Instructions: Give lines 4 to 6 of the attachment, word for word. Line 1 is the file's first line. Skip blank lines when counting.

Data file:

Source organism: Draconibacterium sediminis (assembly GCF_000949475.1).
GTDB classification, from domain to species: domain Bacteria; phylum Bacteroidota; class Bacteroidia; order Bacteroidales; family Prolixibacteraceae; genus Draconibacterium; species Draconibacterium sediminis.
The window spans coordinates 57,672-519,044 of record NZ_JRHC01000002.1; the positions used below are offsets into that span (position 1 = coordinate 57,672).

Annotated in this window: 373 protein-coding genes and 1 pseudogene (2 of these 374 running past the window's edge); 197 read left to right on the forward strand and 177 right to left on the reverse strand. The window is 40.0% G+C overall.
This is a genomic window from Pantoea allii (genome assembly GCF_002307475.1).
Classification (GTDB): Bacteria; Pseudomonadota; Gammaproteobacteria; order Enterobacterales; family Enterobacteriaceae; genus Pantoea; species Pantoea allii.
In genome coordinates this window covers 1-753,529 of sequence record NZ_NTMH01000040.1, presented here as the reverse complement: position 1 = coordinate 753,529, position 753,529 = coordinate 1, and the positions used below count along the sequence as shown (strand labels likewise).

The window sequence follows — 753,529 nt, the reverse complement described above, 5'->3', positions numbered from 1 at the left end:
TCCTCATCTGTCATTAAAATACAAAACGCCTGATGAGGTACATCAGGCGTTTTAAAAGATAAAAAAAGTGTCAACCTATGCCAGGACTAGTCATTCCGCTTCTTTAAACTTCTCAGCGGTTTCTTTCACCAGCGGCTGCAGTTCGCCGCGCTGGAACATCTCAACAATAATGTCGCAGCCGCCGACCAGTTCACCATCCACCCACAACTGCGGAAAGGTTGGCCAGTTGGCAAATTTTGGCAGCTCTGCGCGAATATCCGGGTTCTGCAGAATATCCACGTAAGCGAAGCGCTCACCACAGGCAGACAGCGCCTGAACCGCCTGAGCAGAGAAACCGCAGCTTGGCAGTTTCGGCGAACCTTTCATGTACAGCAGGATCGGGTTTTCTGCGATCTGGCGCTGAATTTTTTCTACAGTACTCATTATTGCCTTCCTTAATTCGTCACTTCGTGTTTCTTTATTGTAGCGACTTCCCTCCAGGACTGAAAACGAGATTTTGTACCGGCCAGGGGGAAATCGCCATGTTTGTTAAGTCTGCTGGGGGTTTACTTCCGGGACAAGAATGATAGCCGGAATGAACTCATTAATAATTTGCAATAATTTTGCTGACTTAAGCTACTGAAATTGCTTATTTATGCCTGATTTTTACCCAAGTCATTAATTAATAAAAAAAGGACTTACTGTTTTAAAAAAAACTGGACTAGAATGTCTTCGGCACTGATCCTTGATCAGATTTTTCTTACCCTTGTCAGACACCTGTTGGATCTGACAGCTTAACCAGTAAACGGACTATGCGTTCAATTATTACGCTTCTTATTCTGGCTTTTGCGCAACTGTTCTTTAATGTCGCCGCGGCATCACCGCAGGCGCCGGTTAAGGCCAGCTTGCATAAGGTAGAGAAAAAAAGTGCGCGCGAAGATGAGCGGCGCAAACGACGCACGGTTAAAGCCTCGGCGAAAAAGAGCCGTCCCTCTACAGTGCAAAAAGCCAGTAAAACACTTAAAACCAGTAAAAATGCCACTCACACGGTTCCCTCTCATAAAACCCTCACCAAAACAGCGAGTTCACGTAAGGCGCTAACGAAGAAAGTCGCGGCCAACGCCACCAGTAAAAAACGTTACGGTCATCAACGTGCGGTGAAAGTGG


Annotated in this window: 373 protein-coding genes and 1 pseudogene (2 of these 374 running past the window's edge); 197 read left to right on the forward strand and 177 right to left on the reverse strand. The window is 40.0% G+C overall.
This is a genomic window from Pantoea allii (genome assembly GCF_002307475.1).
Classification (GTDB): Bacteria; Pseudomonadota; Gammaproteobacteria; order Enterobacterales; family Enterobacteriaceae; genus Pantoea; species Pantoea allii.